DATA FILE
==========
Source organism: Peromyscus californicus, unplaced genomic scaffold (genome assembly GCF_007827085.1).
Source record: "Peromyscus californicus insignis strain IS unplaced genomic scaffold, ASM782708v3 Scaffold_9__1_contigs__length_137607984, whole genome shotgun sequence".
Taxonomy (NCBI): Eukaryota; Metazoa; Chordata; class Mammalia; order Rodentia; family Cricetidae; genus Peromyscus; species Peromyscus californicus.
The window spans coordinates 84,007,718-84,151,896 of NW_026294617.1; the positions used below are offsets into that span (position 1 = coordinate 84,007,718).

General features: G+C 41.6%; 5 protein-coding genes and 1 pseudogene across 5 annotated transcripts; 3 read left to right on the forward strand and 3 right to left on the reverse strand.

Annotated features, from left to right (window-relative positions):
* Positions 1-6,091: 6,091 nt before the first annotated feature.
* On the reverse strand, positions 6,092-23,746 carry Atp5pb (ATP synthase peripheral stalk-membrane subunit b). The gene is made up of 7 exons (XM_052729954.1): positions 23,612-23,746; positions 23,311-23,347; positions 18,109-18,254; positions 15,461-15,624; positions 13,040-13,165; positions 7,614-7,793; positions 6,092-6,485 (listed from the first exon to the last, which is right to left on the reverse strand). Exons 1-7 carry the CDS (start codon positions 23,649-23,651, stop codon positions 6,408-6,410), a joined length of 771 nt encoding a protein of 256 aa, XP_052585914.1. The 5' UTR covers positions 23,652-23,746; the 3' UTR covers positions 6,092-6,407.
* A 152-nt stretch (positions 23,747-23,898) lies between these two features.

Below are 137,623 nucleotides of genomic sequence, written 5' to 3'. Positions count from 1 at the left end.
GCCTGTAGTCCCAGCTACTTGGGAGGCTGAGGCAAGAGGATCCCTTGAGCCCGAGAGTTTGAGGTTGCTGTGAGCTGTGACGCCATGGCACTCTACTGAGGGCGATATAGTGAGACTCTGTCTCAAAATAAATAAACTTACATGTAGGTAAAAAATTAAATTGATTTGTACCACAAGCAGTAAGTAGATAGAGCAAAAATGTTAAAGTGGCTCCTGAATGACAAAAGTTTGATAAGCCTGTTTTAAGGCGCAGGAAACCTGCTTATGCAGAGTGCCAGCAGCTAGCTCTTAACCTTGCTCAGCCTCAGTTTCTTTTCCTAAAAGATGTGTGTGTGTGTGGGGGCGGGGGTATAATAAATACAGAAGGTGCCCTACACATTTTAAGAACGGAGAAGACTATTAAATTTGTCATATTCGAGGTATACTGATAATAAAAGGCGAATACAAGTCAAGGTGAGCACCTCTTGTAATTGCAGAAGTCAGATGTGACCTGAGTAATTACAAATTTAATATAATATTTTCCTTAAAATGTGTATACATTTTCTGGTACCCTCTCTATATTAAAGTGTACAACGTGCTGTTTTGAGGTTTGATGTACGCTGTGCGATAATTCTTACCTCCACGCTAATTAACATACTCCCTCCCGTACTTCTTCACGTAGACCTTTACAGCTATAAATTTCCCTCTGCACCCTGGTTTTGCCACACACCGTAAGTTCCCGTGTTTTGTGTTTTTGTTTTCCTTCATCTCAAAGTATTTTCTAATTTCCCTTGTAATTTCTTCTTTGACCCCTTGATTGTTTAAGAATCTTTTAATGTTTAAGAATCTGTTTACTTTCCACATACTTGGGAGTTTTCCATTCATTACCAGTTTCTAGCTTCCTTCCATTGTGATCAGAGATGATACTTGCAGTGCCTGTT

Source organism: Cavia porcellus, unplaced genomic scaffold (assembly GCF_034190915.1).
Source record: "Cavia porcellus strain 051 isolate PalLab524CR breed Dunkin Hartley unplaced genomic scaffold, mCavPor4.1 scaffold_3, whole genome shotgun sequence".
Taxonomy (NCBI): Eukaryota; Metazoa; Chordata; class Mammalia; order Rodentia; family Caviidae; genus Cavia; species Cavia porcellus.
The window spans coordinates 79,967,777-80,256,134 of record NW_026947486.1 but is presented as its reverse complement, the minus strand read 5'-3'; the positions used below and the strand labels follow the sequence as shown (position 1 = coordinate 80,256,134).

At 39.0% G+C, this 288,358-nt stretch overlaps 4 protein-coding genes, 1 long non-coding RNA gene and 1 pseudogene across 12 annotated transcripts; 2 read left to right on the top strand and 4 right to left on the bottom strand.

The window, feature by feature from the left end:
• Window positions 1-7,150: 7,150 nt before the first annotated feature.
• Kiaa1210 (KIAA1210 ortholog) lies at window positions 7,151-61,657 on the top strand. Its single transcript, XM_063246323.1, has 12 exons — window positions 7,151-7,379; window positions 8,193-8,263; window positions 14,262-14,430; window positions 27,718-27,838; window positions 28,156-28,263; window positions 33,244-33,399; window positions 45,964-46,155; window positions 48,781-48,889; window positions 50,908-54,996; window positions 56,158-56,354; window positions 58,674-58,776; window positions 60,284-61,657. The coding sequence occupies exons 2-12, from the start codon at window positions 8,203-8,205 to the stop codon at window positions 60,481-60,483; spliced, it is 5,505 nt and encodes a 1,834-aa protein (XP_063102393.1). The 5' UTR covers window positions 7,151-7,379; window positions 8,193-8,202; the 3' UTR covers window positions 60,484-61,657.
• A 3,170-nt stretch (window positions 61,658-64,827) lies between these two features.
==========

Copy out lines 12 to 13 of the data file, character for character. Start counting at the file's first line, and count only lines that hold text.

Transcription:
Source organism: Cavia porcellus, unplaced genomic scaffold (assembly GCF_034190915.1).
Source record: "Cavia porcellus strain 051 isolate PalLab524CR breed Dunkin Hartley unplaced genomic scaffold, mCavPor4.1 scaffold_3, whole genome shotgun sequence".